THERE is no one, in their heart of hearts, who did not feel a little uneasy about Boris Johnson’s five week prorogation of Parliament – it clearly was intended to try and shut down Parliamentary debate.

However, politics is a dirty game, and all kinds of underhand tactics are being deployed on all sides in the Brexit battle. Lies are being told, and the public are being misled – now it seems that even the Queen is being misled.

Yesterday, the surprise was not the verdict; it was that the Supreme Court felt that it was able to adjudicate on such a political matter. Once it had decided that prorogation was judicable, the verdict was inevitable – although the full force of the unity of the judges was something to behold.

Boris Johnson is badly diminished by the verdict. It is a verdict on him, the team around him, and on their tactics – they are bullies, prepared to stop at nothing to impose their will.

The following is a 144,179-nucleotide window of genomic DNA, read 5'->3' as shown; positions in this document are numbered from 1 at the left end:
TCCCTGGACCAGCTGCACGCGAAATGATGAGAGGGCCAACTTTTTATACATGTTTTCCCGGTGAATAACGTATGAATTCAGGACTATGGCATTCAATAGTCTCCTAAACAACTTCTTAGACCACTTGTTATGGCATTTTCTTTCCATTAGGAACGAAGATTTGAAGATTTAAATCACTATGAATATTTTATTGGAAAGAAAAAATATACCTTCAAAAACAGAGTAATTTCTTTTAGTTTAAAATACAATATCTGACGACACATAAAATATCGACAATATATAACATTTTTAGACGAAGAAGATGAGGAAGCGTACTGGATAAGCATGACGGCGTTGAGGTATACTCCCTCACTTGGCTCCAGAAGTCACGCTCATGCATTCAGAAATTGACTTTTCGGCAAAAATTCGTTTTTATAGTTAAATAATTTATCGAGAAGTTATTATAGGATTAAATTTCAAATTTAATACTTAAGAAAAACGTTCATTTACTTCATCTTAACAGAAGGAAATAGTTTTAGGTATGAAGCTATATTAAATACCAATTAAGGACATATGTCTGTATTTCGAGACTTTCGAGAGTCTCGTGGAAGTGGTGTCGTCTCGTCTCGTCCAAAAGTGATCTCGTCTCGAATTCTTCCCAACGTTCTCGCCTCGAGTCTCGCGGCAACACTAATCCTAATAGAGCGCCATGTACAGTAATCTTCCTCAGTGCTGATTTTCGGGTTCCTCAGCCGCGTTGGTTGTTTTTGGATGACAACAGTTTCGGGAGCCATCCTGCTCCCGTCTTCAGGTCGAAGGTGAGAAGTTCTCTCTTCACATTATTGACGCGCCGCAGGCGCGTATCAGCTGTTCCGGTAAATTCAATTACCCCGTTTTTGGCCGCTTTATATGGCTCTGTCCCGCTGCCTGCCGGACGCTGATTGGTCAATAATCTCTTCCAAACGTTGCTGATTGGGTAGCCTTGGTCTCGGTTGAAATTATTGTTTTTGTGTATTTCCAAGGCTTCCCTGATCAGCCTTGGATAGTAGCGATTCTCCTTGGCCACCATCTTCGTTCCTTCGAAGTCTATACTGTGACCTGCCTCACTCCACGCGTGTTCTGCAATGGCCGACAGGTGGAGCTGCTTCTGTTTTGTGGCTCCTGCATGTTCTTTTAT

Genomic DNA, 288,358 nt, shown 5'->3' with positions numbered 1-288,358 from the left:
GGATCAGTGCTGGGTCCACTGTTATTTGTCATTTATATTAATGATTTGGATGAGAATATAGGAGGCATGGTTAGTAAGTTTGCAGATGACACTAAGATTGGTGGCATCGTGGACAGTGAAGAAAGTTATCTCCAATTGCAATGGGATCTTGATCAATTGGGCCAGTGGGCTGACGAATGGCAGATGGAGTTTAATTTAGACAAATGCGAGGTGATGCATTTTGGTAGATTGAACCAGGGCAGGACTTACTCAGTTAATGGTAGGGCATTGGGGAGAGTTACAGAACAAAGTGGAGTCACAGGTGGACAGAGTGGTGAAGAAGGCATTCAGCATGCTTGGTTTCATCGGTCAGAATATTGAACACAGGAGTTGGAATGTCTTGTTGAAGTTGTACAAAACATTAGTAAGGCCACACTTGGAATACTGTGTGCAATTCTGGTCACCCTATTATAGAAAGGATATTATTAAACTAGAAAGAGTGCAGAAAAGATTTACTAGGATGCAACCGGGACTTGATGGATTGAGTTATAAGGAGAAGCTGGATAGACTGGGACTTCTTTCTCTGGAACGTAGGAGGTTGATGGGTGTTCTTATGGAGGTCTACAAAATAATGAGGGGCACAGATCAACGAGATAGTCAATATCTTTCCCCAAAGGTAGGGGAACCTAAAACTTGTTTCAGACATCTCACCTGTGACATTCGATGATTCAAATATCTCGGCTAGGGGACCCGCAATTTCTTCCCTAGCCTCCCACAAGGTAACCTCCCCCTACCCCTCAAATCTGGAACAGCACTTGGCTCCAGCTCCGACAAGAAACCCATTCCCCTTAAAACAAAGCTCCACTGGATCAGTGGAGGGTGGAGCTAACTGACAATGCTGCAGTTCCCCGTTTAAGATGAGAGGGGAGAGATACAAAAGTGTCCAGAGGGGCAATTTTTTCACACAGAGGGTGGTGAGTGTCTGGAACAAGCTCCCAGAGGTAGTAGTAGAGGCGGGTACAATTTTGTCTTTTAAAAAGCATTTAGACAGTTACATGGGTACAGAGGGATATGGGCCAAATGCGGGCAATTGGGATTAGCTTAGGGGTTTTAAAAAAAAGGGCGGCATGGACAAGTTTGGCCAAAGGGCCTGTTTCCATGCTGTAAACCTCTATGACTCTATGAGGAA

In normal circumstances, Mr Johnson should resign. But these aren’t normal circumstances.

What the country needs most is to an end to chaos and a sense of progress. We have to avoid a no-deal exit, and therefore we need to get a withdrawal deal – which Mr Johnson, without producing any evidence, claims to be confident of negotiating. If that deal passes Parliament, it would be enough to get us out; if it doesn’t, it would still be able to be put to the people in a second referendum. Either way it would be a degree of progress.

Such is the diminished nature of our once proud country, for the moment, we do not wish to drive our deeply flawed Prime Minister out of office and create even greater chaos.